By Sudhanshu Tripathi - 01/14/14 06:55 PM EST
Although not a very grave situation up until now, the recurrence of tensions between China and the U.S. every now and then does not bode well, not only for these two powers but also for Asia-Pacific region as well as the whole world.
Unfortunately, both China and the U.S. are once again on the collision course as a new fishing regulation outlined by the Chinese island province of Hainan requires all foreign vessels to obtain prior approval before entering the disputed waters of the South China Sea. At the same time, there are brewing tensions over setting up an Air Defense Identification Zone by China covering some parts of Japan’s and South Korea’s territorial waters in the same disputed waters last November, and then there was a narrow miss between the Chinese first aircraft carrier Liaoning and an American vessel again in these very disputed waters in early December of last year.
The repeated escalation of tensions between the U.S. and China are due to latter’s rising imperialistic assertions as regards its maritime claims in the South China Sea, which is contested by many countries like Japan, South Korea, Vietnam, the Philippines, Indonesia, Myanmar and also India, besides the U.S., which wants to maintain its predominance in the Asia-Pacific region.
The recurrence of such events appears due to asymmetry in perception of regional balance by both of them. Whereas China projects itself as the sole hegemon in the East to elevate to becoming a dominant global player by displacing the U.S., the U.S. wishes to maintain its global predominance by uprooting any regional power that aspires to become a global power to challenge its status. But both are wrong in this context, as such repeated escalation of tensions between them will not serve the real interest of regional balance as well as peace and security, either in the East or in the whole world.
It would be better if both these powers give away their respective policies of undue intervention and quest for predominance.
From Sudhanshu Tripathi, associate professor, political science, Munishwar Dutt Post Graduate College Pratapgarh, Pratapgarh, India
Gov. Christie can’t run NJ
Gov. Chris Christie has always stood tall and proclaimed he is the responsible person in state government. I guess that works unless he can blame his underlings and throw them to the wolves, ending their careers.
I am not sure that Christie is the guy to run a country if he can’t run his own state. Assistants do not normally make calls to disrupt a bridge and cause a traffic jam as punishment to a political opponent unless the big guy says so. Come on Christie, fess up — we know you are capable of that heinous act and we know you ordered it.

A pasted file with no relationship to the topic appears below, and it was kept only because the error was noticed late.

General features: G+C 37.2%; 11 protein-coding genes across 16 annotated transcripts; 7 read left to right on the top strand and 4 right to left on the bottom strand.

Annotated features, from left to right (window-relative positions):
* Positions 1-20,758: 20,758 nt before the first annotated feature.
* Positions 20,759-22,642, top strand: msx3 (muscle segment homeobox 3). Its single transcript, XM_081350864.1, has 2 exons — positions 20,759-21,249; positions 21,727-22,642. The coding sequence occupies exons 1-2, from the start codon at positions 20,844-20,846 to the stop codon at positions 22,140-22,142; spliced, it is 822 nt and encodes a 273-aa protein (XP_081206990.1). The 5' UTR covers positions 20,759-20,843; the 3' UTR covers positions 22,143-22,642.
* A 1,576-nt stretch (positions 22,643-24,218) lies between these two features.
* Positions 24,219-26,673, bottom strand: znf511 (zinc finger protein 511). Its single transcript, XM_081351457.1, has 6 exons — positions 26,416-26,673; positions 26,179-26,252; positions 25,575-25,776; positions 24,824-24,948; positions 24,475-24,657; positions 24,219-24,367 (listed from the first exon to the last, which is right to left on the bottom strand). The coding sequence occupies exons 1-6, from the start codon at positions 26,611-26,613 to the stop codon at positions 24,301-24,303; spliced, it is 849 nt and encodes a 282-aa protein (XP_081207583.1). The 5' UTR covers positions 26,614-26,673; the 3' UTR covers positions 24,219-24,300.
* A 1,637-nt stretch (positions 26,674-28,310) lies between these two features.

From Norm Stewart, Aventura, Fla.
Seafood industry abroad treats workers poorly
In the discussion about tuna in school lunches (“Tuna firms spar over school lunch access,” Jan. 8), it is important to recognize that there are two companies not mentioned that stand to benefit hugely from the proposed changes to U.S. procurement law: Thai Union Manufacturing and Unicord Corp. Thai Union Manufacturing is the sole supplier of tuna for the “Chicken of the Sea” brand, while Unicord supplies tuna for the Bumble Bee brand.
A recent study by Finnwatch, an nongovernmental organization based in Finland, reported on illegal exploitation of migrant workers, mostly from Burma, at both Thai Union and Unicord facilities processing tuna. The abuses they found included forced labor and human trafficking, child labor, debt bondage and wage theft, among others.
FinnWatch’s findings corroborate what U.S. government officials and activists have long known: Thailand’s seafood export industry has been built on the back of atrocious treatment of workers from Burma, Cambodia and Laos.
We documented the abuse of children processing shrimp in Thailand for Narong Seafood, a Wal-mart supplier, in 2012. In fact, reports uncovering worker exploitation in this sector abound. The U.S. Department of Labor has listed shrimp from Thailand on its list of goods that the U.S. government is prohibited from purchasing. The Thai government is also facing possible downgrade to Tier 3 on the U.S. Department of State’s Trafficking in Persons ranking this year for its failure to enforce laws that would combat trafficking in Thailand’s seafood industry.
While the Obama administration is making an effort to ensure that U.S. government supply chains are not tainted by goods produced with forced and trafficked labor, unfortunately the regulations exempt goods commonly found in grocery stores, such as canned tuna.
Before opening our schools up to tuna from companies like Thai Union and Unicord, Congress must ensure that, at a minimum, companies selling goods to the U.S. government from places where there is a high risk of human trafficking, like Thailand, implement robust human rights due diligence requirements and that victims have access to remedy.
From Brian Campbell, International Labor Rights Forum, Washington, D.C.
— This post has been corrected from a previous version.